- [Anja’s note – There’s not nearly enough liquid in this recipe! I would make it an 1/2 cup milk and 2/3 cup water, at the least.]
- In a large bowl mix together the flour and salt. Add the water, milk and eggs to a measuring cup and whisk together well.
- Pour into the bowl with the flour and immediately start vigorously stirring the batter with a wooden spoon until there are no more lumps and you start seeing bubbles forming. Cover and rest for 30 minutes.
- When ready to make the Spätzle bring a large pot of salted water to the boil. Heat a large frying pan over medium heat and add a knob of butter to it.
- Place a coarse metal grater (or a special Spätzle maker if you own one) over the pot. Add about 1/3 cup of batter on top of the grater and gently stroke over it with the back of a spoon. Remove the grater and let the Spätzle cook until they come to the surface. Remove with a slotted spoon and drop into the hot pan. Proceed the same way with the remaining batter, adding more butter to the pan as needed.
Apples with Sweet Cicely
- 1 1/2 pounds cooking apples
- honey or other sweetener to taste
- 2 teaspoons minced sweet cicely
Peel the apples, core and slice. Place them into a heavy skillet with water to cover the bottom of the pan. Add the sweetener to taste, depending on how tart the apples are. Cover and cook until the apples are tender. Stir the sweet cicely into the apples and cool in the pan. Serve warm or cold with whipped cream.
Czech Cherry Bublanina BY KYTKA – MARCH 13, 2016 – Czechs eat this like a coffee cake and even for breakfast. [Anja’s note – Babicka would make this for Sunday breakfast, since everyone but her got up a little later. We would have a square of this, scrambled eggs, sausage and toast, with maybe one of her delicious canned pears. …and then everyone would get out of the way because her Sunday dinners (served around 3pm) were always worth waiting for! …and we had dessert first in the morning! 🙂
- 3 eggs, divided and preferably at room temperature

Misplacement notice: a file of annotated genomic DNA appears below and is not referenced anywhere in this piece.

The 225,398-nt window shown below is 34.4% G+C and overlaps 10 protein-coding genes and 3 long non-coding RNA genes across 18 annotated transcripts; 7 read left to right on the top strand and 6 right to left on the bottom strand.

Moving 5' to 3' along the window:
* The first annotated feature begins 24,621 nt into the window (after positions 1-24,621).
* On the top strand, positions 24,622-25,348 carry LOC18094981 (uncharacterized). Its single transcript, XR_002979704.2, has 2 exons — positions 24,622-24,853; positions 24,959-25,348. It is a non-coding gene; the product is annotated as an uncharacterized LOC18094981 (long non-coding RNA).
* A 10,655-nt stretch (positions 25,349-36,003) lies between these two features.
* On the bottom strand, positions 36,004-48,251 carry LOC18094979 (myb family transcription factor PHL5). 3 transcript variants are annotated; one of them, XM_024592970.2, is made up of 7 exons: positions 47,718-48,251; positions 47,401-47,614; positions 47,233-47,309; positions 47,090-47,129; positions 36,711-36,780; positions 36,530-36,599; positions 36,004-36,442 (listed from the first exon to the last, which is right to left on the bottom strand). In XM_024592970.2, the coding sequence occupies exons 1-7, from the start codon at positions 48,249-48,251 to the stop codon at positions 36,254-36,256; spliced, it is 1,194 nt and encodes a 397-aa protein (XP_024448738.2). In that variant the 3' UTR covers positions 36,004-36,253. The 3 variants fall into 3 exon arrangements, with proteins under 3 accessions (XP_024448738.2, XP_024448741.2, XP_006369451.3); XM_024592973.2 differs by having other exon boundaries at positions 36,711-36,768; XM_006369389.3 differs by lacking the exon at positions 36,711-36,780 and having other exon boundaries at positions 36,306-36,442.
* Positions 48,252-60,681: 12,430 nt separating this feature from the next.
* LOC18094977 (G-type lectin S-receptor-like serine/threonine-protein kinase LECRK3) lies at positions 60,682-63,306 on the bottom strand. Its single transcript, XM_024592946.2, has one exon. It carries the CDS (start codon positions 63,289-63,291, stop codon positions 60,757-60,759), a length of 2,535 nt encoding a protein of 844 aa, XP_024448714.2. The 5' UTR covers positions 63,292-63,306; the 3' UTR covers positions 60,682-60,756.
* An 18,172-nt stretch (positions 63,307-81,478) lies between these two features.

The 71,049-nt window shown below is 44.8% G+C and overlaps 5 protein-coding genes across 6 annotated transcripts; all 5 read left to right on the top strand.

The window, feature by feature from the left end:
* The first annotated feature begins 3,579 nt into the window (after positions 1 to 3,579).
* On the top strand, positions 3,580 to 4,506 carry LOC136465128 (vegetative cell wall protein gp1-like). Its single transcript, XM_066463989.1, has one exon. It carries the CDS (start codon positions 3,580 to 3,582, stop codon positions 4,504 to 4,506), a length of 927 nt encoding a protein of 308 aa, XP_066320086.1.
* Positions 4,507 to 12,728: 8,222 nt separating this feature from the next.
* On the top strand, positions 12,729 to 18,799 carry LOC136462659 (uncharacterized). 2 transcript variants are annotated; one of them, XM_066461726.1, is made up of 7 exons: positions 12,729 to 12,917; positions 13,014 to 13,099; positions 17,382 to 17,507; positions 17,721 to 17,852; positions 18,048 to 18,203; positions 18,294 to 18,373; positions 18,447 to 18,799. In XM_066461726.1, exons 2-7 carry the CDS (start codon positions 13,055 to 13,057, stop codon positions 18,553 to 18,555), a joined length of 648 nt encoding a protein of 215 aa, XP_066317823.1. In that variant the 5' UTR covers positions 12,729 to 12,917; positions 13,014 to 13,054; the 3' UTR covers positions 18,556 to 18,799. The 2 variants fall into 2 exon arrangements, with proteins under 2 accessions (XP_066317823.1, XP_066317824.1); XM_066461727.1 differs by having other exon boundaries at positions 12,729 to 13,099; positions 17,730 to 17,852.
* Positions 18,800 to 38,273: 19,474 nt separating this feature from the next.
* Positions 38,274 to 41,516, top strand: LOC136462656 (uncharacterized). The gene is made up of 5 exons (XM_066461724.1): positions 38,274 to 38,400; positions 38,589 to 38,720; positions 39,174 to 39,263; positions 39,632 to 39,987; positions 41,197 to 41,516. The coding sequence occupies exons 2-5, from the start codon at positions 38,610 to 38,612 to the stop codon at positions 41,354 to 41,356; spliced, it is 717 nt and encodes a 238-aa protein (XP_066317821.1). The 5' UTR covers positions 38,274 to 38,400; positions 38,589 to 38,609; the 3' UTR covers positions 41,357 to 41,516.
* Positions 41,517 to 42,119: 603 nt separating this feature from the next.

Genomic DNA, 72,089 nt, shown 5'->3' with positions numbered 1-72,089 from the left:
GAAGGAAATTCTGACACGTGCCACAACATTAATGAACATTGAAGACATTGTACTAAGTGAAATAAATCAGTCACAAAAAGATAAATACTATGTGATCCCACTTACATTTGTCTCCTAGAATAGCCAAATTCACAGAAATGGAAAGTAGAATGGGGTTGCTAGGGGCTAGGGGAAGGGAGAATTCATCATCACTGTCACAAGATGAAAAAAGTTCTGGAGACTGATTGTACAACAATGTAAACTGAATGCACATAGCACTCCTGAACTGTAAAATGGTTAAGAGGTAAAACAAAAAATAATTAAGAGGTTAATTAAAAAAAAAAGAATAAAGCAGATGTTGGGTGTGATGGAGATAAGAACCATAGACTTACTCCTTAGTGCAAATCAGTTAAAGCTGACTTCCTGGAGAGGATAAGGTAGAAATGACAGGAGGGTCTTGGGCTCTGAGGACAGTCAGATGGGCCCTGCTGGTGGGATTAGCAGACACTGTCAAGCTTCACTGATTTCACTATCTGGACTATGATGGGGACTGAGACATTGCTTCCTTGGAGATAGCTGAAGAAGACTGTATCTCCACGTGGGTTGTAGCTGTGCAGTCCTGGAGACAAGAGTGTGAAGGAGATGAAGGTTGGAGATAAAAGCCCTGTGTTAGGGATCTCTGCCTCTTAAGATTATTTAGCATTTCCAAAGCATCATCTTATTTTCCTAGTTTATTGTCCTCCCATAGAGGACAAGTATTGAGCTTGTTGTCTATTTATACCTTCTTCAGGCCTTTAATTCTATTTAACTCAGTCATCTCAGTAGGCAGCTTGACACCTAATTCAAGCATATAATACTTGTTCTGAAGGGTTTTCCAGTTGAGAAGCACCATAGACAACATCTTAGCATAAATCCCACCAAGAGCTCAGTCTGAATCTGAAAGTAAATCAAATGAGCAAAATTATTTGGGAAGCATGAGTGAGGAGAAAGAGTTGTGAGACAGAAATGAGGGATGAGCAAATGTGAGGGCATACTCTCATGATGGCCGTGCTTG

- 1 stick butter, softened
- 1/2 cup sugar
- pinch of salt
- 1 tsp rum or vanilla extract
- 1/4 tsp. cream of tartar
- 1 cup all-purpose flour
- 1/2 cups fruit of your choice
- Powdered sugar for dusting
- You will need two bowls. Break and separate your eggs (yolks in one bowl, whites in the other). To the yolks add the softened butter, sugar, pinch of salt and rum and cream together until light and fluffy. Add flour and mix for another minute.
- With a clean whisk beat your egg whites with the cream of tartar until stiff peaks form.
- Gently fold the whites into the yellow mixture to incorporate.
- Pour into a prepared pan 9×9 inch pan (buttered and floured) and cover with your fruit of choice.
- Pop it into the oven and bake for 35-40 minutes.
- Cool slightly (if you can wait) and sprinkle with powdered sugar to serve.
BRAISED CHICKEN THIGHS WITH MUSTARD CREAM SAUCE – Sam Jones/Quinn Brein – https://www.almanac.com/recipe/braised-chicken-thighs-mustard-cream-sauce
- YIELD: – Makes 4 to 6 servings.
- SOURCE – The Old Farmer’s Almanac Comfort Food
- 2 tablespoons (1/4 stick) unsalted butter
- salt and freshly ground black pepper, to taste
- 6 chicken thighs with skin
- 2 slices bacon, diced
- 1 medium onion, chopped
- 1 rib celery, chopped
- 2 cups thinly sliced mushroom caps
- 2 cloves garlic, minced
- 1 cup chicken stock
- 3/4 cup dry white wine
- 2 tablespoons Dijon-style mustard, or to taste
- 1/2 teaspoon dried thyme or several sprigs fresh thyme
- 1/3 cup heavy cream (optional)
- Melt butter in a large skillet over medium heat. Lightly salt and pepper the chicken, add to the skillet, and cook for 4 to 5 minutes on each side, or until browned, tuning once. Transfer chicken to a platter.
- Pour off most of the fat in the skillet, then add the bacon. When it has rendered most of its fat, add the onions, celery, and mushrooms, stir, and cook for 5 minutes, or until soft. Add the garlic, stock, white wine, mustard, and thyme. Return the chicken to the skillet and bring to a simmer. Cover and simmer for 25 minutes. Remove from the heat and let rest for 15 minutes.
Transfer chicken to a platter. Return the skillet to the heat and bring the sauce to a boil. Boil the liquid rapidly, until reduced by half. For a creamy sauce, add heavy cream to the reduction and stir before removing
Silliness – Confucius Says – Crowded elevator smell different to midget.